Mindfulness and Stress: Unwrapping Your Package
by Maya Frost
What triggers stress for you?
Most people think they know exactly what pushes their buttons, but they're going for the low-hanging fruit. It's the stuff that's hanging in the hard-to-reach branches that tends to multiply our feelings of frustration, exhaustion and disconnection.
One client (let's call her Jenna) told me that she knows very well what causes stress for her: "My boss. He won't give me a promotion. Thanks to him, I've got a pile of bills that are harder and harder to pay."
Well, isn't that a tidy little package? But here's the problem: Jenna looks at that package and feels that there is nothing she can do with it. "I have to work with the boss who hates me." "I have to work harder to get a promotion." "I have to make more money to pay my bills." End of story.
When we put our supposed stress triggers into a package like that, we create an obstacle--the big box marked "This is my life"--that seems impossible to change. That's why we need to shake that package, unwrap it, and see what's really inside.
In Jenna's case, shaking that life package revealed that the whole "My boss is out to get me" story tended to color her perception regarding everything about her job.
The truth was that she loved the work, enjoyed her colleagues, and felt she was making a difference. However, she didn't feel appreciated by her boss because she didn't get the promotion she'd expected due to the company's reorganization.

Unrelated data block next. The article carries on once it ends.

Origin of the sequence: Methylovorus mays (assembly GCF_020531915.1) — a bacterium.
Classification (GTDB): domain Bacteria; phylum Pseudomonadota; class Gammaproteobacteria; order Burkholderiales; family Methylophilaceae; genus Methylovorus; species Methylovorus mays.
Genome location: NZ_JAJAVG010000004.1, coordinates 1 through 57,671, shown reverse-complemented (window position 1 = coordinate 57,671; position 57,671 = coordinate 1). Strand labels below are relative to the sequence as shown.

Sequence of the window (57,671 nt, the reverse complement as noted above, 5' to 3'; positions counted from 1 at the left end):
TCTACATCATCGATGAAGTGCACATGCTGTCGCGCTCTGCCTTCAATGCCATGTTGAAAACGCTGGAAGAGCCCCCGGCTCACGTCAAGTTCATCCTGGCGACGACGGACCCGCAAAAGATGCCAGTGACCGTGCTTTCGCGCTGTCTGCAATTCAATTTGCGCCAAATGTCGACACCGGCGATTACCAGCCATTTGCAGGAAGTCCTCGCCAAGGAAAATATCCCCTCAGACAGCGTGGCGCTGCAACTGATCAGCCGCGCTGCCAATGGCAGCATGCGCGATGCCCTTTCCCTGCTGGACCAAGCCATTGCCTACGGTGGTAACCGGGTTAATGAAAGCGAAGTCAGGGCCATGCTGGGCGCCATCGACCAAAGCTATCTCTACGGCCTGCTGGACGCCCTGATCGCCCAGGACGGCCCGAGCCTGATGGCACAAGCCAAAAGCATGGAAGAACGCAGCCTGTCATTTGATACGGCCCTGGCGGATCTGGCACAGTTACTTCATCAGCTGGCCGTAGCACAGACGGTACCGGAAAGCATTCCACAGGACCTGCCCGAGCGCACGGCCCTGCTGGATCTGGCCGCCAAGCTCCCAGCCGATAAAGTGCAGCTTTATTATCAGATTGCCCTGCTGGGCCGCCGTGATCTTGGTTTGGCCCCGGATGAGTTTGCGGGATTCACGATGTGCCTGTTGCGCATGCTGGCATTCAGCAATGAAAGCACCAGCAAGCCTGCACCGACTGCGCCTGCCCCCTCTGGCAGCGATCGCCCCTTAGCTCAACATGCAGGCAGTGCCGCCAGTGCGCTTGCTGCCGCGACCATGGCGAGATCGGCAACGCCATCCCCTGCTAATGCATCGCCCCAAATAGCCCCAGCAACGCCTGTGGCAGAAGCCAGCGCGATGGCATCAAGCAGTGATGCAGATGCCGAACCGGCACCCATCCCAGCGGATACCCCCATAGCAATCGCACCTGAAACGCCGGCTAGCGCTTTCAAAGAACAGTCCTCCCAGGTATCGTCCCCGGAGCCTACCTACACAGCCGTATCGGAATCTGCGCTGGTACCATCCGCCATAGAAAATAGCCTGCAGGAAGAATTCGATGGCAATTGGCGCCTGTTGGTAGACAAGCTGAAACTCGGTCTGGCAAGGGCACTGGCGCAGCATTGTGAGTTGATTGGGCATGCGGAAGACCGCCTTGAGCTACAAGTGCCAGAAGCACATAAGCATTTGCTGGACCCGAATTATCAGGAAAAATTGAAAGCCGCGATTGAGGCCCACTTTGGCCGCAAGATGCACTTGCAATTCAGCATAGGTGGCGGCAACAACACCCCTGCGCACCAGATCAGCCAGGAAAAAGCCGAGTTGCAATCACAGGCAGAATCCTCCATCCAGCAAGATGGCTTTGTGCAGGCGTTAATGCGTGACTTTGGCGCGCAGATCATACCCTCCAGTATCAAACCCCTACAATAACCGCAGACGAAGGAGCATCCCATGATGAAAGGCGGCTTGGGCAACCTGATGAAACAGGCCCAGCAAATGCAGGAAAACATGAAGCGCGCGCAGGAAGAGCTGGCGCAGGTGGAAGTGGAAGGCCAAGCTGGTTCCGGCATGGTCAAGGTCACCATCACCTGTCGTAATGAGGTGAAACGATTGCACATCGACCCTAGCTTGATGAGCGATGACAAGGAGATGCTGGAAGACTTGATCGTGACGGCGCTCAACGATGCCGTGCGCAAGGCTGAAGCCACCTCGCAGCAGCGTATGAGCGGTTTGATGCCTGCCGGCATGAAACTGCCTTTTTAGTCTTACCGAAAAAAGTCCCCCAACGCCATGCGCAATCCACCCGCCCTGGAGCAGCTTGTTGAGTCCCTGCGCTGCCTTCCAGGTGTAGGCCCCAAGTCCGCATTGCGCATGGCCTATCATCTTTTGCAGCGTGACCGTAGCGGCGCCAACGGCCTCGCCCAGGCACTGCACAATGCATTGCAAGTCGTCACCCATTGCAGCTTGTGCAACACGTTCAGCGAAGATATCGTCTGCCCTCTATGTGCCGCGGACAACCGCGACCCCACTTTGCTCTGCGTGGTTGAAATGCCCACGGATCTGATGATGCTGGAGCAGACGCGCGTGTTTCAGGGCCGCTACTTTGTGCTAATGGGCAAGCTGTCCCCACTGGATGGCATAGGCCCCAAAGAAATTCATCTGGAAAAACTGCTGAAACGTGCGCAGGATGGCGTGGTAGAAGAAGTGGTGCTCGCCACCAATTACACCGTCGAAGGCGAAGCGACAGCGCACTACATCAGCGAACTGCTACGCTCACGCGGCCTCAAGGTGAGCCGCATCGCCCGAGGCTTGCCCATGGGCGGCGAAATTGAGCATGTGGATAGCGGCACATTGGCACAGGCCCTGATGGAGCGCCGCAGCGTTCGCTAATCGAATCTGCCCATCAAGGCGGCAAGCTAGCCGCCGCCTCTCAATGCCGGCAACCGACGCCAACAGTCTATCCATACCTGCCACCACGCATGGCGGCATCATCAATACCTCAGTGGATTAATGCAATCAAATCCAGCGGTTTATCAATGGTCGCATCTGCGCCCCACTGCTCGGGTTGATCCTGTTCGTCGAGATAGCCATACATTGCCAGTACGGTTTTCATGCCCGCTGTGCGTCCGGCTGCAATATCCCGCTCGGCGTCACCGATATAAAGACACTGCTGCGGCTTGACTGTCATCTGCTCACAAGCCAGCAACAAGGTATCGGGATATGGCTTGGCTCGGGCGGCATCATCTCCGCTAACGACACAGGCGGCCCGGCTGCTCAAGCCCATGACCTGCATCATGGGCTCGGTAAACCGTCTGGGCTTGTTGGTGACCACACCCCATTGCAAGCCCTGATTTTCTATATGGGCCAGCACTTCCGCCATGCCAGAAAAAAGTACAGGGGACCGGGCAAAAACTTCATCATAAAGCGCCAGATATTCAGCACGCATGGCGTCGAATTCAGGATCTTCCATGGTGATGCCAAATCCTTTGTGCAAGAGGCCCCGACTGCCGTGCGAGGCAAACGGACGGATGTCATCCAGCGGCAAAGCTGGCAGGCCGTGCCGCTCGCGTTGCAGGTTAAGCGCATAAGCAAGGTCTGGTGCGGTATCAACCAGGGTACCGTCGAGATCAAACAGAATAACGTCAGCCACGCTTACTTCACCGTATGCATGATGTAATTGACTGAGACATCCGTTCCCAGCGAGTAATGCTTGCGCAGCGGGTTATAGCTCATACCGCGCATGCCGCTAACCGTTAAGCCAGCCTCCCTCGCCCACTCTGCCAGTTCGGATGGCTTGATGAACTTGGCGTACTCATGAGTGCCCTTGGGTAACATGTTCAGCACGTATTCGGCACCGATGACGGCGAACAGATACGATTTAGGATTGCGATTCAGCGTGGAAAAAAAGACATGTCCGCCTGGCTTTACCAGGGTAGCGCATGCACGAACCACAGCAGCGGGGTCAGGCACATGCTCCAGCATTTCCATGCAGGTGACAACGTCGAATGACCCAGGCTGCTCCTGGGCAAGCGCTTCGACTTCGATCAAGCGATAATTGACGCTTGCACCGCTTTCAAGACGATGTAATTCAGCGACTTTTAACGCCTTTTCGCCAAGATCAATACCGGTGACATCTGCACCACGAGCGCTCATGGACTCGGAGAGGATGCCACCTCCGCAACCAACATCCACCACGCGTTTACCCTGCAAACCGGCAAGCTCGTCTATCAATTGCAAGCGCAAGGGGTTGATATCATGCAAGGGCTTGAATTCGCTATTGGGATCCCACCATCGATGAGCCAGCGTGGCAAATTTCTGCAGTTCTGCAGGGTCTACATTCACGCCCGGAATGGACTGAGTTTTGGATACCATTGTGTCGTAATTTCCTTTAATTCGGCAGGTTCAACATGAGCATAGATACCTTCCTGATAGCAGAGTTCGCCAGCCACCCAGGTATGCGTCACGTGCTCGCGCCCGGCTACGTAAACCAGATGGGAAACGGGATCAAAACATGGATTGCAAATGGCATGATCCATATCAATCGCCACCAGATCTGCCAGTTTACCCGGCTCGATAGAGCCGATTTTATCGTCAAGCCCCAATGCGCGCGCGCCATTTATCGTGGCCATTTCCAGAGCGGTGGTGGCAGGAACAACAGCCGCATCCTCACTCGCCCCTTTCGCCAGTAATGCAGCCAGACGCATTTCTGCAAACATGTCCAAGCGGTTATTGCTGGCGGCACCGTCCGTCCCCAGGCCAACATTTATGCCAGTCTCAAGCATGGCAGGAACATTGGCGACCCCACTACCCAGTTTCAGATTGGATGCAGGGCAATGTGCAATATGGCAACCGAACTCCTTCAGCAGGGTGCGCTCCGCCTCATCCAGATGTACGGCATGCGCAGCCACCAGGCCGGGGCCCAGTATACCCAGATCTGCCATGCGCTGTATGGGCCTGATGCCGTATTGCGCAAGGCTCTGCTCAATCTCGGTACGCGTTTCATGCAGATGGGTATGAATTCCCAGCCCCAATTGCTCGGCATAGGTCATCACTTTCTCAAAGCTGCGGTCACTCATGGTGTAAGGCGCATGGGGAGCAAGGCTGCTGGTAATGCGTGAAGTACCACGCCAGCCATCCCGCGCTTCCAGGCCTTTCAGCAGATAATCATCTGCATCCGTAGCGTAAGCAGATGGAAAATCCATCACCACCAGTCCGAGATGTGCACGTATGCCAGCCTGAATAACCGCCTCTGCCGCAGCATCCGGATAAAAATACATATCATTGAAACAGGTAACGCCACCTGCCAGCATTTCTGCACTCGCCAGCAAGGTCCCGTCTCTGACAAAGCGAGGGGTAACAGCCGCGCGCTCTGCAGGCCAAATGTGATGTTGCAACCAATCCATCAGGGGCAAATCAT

Really, her whole "my boss is ruining my life" belief was a story she created to avoid looking at the fact that she was feeling under pressure to make more money to provide for her family's increasing needs.
Adding fuel to the fire, her young children were getting into activities--elite soccer and gymnastics, ice skating--that required more money and created more stress. Her husband Scott was helpful in sharing the income-earning and workload at home, but was also stressed and worried about his own job. Every night, the two of them talked about how much they hated their situation.
They were drained.
With a little help, Jenna was able to pay attention to what matters most:
1) providing a comfortable lifestyle while doing work she enjoyed
2) having time and energy to spend with her loved ones
With a little digging, she recognized that her boss had nothing to do with her frustration. She even went online and did some research, and discovered that her salary was higher than average for the work she was doing in her city. What was stressing her was the idea that she had to continue to work hard in order to support a lifestyle that was becoming increasingly expensive and exhausting.
We all do the same thing. We create stories that make it easier for us to accept what we view as unchangeable circumstances.
Jenna and Scott had a heart-to-heart talk. Once they understood the real situation and how their combined storytelling exacerbated their stress, things shifted.
They agreed that what they wanted most for their family was a simpler way of life. Together, they decided to limit their expenses and activities, having more dinners home together, more time on the weekend to enjoy family outings, less strain on the family budget. The children were fine with giving up their sports if it meant doing more fun things as a family. They'd signed up initially simply because their friends were doing the same.
Many of the things we feel we NEED to do are simply things we start to do. Without paying attention to what we might be losing in the process, these activities can become an obstacle to creating a happy, relaxed home life.
Jenna's looking forward to less stress, more fun, and greater awareness. She feels much lighter now that she recognizes that her story was based on frustration, not facts.
Oh, and that package? It turns out there wasn't much in it after all.
Sometimes, those are the best ones to unwrap.
© 2005-2020 Maya Frost
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Maya Frost is an author, mindfulness trainer, and creative change strategist.
Learn more at MayaFrost.com
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